Linked by Thom Holwerda on Thu 8th Nov 2012 20:54 UTC, submitted by Elv13
Gnome "Theme development is a tedious and difficult task, and for the GTK devs to be so careless in breaking their API at every turn disrespects the many hours people put into making themes for it. [...] I was given to believe that this breakage stems from a Microsoft-like climate of preventing users from customizing their systems, and deliberately breaking the work of others so that your 'brand' is the best. Anytime I hear the word 'brand' being used in Linux, I know something valuable is being poisoned." I find the tone of this one a bit too harsh and overly negative at times, but his point still stands.
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silix
Member since:
2006-03-01

He picked THE software in a Linux distribution which has a forward compatible ABI for userspace as the reason why desktops lack stability/compatibility?

you know that a kernel has one ABI facing userspace AND one facing drivers (or in general, modules), right?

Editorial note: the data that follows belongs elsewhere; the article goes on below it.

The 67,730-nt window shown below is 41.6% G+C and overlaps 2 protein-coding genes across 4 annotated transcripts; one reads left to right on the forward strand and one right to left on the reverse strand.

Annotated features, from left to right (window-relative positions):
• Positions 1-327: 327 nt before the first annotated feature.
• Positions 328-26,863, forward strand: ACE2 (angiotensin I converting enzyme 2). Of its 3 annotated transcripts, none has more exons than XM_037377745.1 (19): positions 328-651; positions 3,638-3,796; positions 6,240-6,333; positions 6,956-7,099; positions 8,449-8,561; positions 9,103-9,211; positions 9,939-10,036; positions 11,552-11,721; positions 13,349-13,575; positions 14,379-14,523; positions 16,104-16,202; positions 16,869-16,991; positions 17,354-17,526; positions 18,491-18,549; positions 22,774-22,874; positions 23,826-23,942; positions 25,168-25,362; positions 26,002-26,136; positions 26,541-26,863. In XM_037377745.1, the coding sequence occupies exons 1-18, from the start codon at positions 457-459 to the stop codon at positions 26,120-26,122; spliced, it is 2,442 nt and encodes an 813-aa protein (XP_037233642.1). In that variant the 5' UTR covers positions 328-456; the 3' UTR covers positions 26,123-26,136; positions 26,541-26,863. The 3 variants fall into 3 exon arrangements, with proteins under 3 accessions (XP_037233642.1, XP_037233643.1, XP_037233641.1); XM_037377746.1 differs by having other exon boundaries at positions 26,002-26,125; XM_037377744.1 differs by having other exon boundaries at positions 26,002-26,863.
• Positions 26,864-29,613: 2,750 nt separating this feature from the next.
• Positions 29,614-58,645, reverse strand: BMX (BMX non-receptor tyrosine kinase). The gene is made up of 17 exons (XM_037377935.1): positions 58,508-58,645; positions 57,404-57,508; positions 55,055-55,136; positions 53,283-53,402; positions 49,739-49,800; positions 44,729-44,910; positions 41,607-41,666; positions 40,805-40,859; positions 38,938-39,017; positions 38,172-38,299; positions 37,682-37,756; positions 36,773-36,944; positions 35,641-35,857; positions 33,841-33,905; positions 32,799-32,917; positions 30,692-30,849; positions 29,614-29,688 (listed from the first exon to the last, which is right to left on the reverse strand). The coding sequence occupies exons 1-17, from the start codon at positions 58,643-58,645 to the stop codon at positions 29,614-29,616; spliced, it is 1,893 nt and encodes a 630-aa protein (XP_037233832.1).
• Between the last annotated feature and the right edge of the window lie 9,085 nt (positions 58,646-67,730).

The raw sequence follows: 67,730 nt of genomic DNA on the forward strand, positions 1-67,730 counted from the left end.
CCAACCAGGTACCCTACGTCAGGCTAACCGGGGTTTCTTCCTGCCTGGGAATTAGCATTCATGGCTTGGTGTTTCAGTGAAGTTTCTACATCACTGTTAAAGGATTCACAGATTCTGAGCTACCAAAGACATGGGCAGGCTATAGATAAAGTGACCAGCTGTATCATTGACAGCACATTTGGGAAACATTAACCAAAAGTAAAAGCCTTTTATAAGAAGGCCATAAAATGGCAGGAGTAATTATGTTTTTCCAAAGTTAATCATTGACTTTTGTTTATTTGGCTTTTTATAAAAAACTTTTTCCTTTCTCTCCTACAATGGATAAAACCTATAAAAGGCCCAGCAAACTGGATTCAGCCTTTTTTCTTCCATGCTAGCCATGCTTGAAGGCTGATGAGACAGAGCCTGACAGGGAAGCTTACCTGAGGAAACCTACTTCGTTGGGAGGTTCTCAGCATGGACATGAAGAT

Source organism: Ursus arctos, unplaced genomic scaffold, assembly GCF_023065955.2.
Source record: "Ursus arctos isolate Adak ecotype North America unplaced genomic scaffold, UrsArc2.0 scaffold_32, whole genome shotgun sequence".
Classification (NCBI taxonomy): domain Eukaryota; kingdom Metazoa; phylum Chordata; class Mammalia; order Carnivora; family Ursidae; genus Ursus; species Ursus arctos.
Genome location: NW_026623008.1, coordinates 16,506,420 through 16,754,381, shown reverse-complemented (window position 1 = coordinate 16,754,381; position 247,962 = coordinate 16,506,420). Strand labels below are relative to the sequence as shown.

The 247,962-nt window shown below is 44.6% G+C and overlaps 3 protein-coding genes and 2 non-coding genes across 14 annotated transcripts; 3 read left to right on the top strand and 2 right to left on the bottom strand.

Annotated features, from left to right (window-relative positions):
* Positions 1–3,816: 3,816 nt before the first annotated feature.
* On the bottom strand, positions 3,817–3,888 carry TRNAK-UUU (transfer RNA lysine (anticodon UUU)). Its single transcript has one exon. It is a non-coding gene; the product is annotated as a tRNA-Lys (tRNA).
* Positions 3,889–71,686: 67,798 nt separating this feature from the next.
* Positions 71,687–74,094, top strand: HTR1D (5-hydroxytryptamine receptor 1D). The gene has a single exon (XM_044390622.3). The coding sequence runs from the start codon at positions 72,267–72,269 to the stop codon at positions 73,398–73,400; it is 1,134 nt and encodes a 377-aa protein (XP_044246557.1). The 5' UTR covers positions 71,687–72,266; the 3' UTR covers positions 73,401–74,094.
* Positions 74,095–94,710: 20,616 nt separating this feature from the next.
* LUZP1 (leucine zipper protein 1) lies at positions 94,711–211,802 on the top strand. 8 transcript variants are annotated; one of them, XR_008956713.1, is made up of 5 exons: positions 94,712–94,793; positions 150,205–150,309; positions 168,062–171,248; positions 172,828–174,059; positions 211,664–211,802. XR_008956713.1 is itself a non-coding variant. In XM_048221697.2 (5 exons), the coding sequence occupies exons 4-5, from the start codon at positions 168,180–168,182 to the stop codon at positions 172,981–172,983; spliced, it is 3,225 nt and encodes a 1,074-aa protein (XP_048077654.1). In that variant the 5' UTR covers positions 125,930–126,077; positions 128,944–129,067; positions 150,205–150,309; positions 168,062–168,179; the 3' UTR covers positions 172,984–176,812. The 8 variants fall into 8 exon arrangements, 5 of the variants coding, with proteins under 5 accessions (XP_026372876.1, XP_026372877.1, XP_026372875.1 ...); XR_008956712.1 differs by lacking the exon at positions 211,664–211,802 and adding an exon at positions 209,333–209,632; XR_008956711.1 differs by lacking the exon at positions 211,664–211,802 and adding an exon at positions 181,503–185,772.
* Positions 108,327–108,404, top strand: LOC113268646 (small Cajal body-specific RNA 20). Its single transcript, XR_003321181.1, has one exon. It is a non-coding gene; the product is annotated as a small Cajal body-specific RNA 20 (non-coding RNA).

and that OTOH userspace applications are all linked against the standard c library which actually implements syscalls - thus effectively decoupled from the kernel - but there's no decoupling layer between drivers and the kernel?
that on the userspace side, keeping the kernel ABI stable is actually unnecessary (as long as the library is updated accordingly when disrupting changes are made) and it's really enough to maintain compatibility at the library level - but it'd be necessary (and a sign of good sw design and development practice - ie compartmentization) on the kernel side (which ironically is the one ever changing)?

now, linux actually got it backwards in this regard (and also wrt desktop IPC...)...
and although users can adapt to the current situation for them to choose between using a certain kernel version OR supporting a certain piece of hw, and risk breakage/regressions (not that there arent any, see aspm..) updating the whole kernel, is a suboptimal situation

De Icaza may have been too far reaching in that sentence, but he wasnt completely wrong...

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